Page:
In the hierarchy of lives that matter, you have blacks on top, most other people in the middle, and at the bottom, just below the potato peelings and rat excrement, you have cops — especially cops of pallor. That would explain the abject lack of sympathy for Baltimore police officer Andrew Groman, who was shot in the line of duty.
According to the Baltimore Sun, the 27-year-old Groman took a bullet to the abdomen during what should have been a routine traffic stop last Sunday. Donte Jones, the shooter, 19, was subsequently collared and has been charged with attempted murder, assault, resisting arrest, and other offenses. Groman is said to be recovering from surgery last Monday and is reported in stable condition.
Deputy Police Commissioner Jerry Rodriguez said at a news conference Monday, “This really exemplifies the risk that first responders face every day.” Commissioner Anthony W. Batts was unable to attend conference but released a statement: In it he asked for prayers for a member of the force who lay injured in a hospital.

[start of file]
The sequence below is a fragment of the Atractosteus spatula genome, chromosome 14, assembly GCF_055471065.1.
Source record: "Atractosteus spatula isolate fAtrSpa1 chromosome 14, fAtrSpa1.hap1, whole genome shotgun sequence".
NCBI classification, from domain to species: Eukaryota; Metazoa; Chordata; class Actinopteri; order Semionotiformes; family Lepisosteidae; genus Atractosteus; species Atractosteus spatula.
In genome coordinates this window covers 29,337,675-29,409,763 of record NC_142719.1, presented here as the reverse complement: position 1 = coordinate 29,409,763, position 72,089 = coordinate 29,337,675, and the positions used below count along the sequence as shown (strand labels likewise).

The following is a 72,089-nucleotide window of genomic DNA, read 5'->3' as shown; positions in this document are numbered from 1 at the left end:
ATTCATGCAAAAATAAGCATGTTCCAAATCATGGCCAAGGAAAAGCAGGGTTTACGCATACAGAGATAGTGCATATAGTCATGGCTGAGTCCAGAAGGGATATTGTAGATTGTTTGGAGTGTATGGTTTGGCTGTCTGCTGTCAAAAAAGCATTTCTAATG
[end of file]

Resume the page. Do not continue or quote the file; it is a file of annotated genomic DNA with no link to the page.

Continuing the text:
Here is the response he received from Tessa Hill-Aston, president of the Baltimore chapter of the NAACP:
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Although I certainly understand the pain and frustration expressed by Commissioner Batts, I believe his questioning of the community’s response to the shooting is misplaced and not helpful to the dialogue between the police and the community we’re trying to build.
A group named Baltimore Bloc not only spurned the commissioner’s plea for solidarity and communal healing but attacked him. On its Facebook page, the organizers wrote:
Baltimore Bloc condemns the insensitive and deliberately provocative comments made by Anthony Batts last night. Police officers are sworn to protect and serve the community. They are aware this is a dangerous job, as is the community who pays them for this service, arms them with several weapons at a time, and provides them with bulletproof vests and other protective gear that in some cases we are not legally permitted to own ourselves.
This is quite different from the circumstances surrounding the in-custody murders of unarmed civilians by those same extremely armed and protected agents of the state.
And you wonder why we as a nation can’t have nice things.